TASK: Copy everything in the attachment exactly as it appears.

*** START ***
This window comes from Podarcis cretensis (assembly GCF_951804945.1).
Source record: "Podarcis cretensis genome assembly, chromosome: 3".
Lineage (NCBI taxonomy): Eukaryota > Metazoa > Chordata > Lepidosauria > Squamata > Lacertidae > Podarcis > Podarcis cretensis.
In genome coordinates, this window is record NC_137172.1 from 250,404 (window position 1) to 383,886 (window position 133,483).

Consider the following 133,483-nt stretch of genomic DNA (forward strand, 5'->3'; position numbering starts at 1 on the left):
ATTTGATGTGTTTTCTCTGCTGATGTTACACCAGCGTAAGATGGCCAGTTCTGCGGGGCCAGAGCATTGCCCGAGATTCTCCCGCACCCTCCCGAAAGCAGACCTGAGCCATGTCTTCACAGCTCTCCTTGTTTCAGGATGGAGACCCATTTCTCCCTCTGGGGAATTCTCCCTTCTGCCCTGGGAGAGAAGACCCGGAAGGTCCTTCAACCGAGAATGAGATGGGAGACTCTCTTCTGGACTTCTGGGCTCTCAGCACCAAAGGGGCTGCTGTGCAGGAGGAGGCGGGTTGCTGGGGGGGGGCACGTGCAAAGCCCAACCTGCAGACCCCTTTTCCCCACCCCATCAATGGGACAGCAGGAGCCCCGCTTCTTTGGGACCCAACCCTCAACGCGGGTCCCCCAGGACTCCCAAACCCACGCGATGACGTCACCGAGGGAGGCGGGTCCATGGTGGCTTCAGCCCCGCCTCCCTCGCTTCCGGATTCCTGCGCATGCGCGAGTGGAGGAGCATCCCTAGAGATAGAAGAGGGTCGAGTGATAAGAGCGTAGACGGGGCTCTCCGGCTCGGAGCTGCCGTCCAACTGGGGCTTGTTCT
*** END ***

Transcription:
This window comes from Podarcis cretensis (assembly GCF_951804945.1).
Source record: "Podarcis cretensis genome assembly, chromosome: 3".
Lineage (NCBI taxonomy): Eukaryota > Metazoa > Chordata > Lepidosauria > Squamata > Lacertidae > Podarcis > Podarcis cretensis.
In genome coordinates, this window is record NC_137172.1 from 250,404 (window position 1) to 383,886 (window position 133,483).

Consider the following 133,483-nt stretch of genomic DNA (forward strand, 5'->3'; position numbering starts at 1 on the left):
ATTTGATGTGTTTTCTCTGCTGATGTTACACCAGCGTAAGATGGCCAGTTCTGCGGGGCCAGAGCATTGCCCGAGATTCTCCCGCACCCTCCCGAAAGCAGACCTGAGCCATGTCTTCACAGCTCTCCTTGTTTCAGGATGGAGACCCATTTCTCCCTCTGGGGAATTCTCCCTTCTGCCCTGGGAGAGAAGACCCGGAAGGTCCTTCAACCGAGAATGAGATGGGAGACTCTCTTCTGGACTTCTGGGCTCTCAGCACCAAAGGGGCTGCTGTGCAGGAGGAGGCGGGTTGCTGGGGGGGGGCACGTGCAAAGCCCAACCTGCAGACCCCTTTTCCCCACCCCATCAATGGGACAGCAGGAGCCCCGCTTCTTTGGGACCCAACCCTCAACGCGGGTCCCCCAGGACTCCCAAACCCACGCGATGACGTCACCGAGGGAGGCGGGTCCATGGTGGCTTCAGCCCCGCCTCCCTCGCTTCCGGATTCCTGCGCATGCGCGAGTGGAGGAGCATCCCTAGAGATAGAAGAGGGTCGAGTGATAAGAGCGTAGACGGGGCTCTCCGGCTCGGAGCTGCCGTCCAACTGGGGCTTGTTCT